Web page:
As a caregiver, not only are you expected to take care of your patient, parent, or husband or wife, but you also must keep on top of trends in assistive devices. This can be bewildering, because there are so many different types of assistive products on the market designed to provide comfort. Let us break it down for you and make the topic easier to understand.
Caregivers often don’t know about skin issues until these issues have gotten out of control. Skin irritation and dryness is not immediately obvious, especially in areas that are not so visible. Caregivers can help their patients avoid skin irritation and inflammation in the first place by introducing comfortable skinsleeves that hug the forearms and protect fragile skin. For skin that is already damaged, specially formulated healing creams and moisturizers are available which act as a soothing balm for reddened, abraded, and otherwise painful skin.
Another area of concern: achy, painful joints. Traditionally, electric heating pads or hot water bottles have been used, but these are messy and unhygienic. A better, cleaner and more effective solution are MediBeads heat wraps, which are microwavable and do not require water. MediBeads draw ambient water from the atmosphere. They are easily cleanable, and they are impossible to “overcook” in the microwave.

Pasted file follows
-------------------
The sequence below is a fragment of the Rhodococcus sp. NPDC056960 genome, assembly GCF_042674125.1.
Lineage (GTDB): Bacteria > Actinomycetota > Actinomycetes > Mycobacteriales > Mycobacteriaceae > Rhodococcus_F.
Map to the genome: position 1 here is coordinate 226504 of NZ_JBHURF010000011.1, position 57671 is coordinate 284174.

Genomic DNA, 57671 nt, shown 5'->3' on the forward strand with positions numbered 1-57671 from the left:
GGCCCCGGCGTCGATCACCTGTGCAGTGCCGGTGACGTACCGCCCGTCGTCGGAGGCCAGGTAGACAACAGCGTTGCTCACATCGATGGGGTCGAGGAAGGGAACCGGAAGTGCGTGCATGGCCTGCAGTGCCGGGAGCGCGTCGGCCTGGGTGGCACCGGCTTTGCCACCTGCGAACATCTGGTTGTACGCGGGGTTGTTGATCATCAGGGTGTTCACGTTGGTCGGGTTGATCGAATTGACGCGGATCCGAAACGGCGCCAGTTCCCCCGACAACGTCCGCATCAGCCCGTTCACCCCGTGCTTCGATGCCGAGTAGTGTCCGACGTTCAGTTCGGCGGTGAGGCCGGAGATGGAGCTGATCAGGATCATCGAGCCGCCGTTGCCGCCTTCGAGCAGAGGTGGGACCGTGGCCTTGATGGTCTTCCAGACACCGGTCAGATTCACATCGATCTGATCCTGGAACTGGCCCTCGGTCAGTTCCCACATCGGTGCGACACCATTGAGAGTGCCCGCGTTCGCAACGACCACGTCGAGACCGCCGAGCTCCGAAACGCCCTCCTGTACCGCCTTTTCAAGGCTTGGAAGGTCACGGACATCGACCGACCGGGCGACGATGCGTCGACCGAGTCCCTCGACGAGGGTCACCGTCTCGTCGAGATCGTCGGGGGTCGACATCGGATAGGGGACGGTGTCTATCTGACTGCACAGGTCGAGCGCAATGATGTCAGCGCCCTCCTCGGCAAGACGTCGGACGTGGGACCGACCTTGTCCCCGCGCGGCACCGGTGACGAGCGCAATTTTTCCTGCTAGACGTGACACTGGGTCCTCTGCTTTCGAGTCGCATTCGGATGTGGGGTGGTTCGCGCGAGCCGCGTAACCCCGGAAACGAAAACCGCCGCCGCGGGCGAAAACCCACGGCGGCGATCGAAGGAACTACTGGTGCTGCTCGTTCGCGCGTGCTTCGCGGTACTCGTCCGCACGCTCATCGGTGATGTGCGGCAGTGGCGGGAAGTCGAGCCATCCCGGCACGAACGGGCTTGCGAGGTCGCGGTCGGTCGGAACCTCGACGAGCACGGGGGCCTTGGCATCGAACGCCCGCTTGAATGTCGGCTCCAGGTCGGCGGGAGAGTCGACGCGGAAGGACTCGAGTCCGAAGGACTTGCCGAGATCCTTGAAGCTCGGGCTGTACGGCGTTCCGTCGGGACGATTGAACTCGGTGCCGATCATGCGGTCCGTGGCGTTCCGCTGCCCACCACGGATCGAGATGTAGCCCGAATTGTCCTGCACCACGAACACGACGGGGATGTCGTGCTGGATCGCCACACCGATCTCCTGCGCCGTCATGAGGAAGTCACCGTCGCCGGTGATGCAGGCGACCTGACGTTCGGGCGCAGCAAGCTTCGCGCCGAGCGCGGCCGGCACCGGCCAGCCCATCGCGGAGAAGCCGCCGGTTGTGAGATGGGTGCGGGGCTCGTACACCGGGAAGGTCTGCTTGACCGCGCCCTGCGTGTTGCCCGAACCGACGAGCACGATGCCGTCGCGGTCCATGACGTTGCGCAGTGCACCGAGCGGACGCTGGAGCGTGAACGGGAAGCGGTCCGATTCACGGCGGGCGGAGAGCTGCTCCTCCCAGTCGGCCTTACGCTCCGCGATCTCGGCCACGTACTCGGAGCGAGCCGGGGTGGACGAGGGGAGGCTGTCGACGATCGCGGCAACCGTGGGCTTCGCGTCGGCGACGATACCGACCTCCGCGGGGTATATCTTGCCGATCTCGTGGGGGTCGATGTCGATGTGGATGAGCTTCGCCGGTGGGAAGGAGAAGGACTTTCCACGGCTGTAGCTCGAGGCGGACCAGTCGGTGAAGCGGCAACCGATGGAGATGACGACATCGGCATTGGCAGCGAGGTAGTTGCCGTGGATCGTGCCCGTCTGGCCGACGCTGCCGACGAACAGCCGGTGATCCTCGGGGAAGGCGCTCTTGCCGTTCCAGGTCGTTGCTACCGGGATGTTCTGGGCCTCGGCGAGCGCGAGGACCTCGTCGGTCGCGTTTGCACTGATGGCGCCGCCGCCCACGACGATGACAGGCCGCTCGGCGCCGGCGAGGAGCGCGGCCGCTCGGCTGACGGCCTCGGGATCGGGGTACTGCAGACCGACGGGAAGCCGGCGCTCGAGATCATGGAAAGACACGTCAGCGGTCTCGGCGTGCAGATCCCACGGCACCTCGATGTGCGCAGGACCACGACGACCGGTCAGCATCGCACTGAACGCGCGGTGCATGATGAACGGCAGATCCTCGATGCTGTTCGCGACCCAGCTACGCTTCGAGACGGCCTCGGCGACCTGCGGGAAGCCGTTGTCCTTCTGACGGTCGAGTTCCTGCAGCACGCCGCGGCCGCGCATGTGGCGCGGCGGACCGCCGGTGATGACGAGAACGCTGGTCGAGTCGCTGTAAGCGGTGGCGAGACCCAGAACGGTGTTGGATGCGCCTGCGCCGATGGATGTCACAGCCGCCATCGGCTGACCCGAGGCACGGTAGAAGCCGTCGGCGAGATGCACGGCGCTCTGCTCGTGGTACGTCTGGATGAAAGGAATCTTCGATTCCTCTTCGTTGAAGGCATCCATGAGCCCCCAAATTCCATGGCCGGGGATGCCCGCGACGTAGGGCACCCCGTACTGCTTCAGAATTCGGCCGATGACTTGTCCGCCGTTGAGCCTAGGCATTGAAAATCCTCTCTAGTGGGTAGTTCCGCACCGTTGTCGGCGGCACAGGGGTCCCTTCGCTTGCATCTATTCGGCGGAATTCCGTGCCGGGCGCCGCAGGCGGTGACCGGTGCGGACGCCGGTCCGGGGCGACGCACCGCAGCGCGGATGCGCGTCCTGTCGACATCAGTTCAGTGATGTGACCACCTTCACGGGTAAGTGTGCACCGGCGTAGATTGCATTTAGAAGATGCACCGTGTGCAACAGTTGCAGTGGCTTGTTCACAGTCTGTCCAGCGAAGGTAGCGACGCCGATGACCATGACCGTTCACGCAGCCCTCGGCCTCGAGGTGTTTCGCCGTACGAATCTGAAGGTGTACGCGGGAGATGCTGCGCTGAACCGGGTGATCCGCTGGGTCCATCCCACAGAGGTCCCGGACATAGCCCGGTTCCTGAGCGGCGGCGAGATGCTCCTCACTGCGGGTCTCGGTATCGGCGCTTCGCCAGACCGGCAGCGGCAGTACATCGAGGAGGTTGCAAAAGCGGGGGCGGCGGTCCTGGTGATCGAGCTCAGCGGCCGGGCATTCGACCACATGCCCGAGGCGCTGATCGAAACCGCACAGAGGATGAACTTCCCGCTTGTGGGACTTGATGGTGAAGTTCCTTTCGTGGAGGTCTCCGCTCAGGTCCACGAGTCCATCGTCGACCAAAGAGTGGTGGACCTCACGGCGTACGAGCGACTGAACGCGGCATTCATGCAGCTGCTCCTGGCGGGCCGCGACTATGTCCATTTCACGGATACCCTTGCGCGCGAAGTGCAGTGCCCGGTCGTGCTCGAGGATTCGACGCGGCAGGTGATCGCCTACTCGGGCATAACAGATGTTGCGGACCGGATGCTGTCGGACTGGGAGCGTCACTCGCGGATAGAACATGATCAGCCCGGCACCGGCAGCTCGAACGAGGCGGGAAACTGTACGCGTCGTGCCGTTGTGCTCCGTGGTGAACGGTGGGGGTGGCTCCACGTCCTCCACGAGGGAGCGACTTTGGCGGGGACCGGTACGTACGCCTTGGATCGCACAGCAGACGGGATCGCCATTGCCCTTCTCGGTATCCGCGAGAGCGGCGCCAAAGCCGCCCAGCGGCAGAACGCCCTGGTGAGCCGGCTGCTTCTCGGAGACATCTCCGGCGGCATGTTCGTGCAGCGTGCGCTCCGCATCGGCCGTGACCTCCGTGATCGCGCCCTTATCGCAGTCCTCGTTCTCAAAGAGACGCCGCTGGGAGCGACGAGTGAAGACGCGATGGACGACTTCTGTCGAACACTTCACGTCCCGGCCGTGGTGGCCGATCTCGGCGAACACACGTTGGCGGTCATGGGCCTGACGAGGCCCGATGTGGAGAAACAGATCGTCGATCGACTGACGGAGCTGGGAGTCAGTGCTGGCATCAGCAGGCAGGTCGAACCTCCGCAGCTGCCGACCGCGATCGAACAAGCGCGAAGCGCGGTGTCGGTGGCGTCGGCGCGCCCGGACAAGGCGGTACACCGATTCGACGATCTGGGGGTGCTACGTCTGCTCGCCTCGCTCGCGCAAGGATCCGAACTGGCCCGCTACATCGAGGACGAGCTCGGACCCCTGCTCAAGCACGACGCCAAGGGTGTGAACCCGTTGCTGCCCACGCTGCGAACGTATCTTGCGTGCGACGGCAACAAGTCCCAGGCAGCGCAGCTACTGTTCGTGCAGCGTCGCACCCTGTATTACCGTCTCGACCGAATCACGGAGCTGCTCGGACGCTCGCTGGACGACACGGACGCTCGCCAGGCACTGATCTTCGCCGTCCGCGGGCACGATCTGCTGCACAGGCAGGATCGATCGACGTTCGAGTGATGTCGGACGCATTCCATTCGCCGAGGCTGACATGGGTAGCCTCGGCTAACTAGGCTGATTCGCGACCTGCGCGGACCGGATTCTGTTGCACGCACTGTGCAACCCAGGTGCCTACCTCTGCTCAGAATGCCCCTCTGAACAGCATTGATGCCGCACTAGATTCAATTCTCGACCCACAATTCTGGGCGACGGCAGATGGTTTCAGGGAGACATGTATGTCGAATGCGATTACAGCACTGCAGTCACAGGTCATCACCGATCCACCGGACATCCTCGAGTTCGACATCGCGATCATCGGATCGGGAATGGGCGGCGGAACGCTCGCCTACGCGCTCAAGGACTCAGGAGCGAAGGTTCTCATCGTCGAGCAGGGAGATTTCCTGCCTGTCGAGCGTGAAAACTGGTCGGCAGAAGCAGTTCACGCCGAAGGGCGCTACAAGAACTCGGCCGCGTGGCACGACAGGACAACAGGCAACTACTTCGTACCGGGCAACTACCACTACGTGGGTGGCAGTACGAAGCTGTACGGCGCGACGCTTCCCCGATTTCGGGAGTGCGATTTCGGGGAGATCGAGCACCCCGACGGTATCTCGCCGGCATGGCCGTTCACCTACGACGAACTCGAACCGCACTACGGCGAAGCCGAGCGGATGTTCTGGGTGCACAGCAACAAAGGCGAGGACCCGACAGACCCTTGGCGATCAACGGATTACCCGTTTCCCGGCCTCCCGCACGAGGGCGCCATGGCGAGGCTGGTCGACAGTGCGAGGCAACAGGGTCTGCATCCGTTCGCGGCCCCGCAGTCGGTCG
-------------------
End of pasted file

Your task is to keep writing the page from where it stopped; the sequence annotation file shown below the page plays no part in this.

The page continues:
If they don’t sleep well, their level of comfort for the rest of the day is greatly diminished. That’s why bedding assistive devices are so important. One perennial favorite is the knee rest pillow, which elevates knees to a comfortable position. Crescent pillows cradle the head; heel pillows protect and soothe injured or painful feet; and a wide variety of other wedges and specialty pillows help them sleep comfortably and soundly.
When the chair, bed, wheelchair, or toilet are not comfortable enough, specialty cushions save the day. For almost any need, there is a polymer cushion to meet that need. These non-allergenic cushions move with your patient or spouse, reducing pressure sores.
Wheelchairs are designed for generic users, not for specific patients. So, if your patient or parent has a special need, you need to accessorize the chair to take care of that need. Patients often feel unsteady in the chairs, so side supports and wing backs can help by gently “hugging” them and positioning them upright. Arms rest more comfortably on soft lateral arm supports than on those spindly, cold wheelchair arms.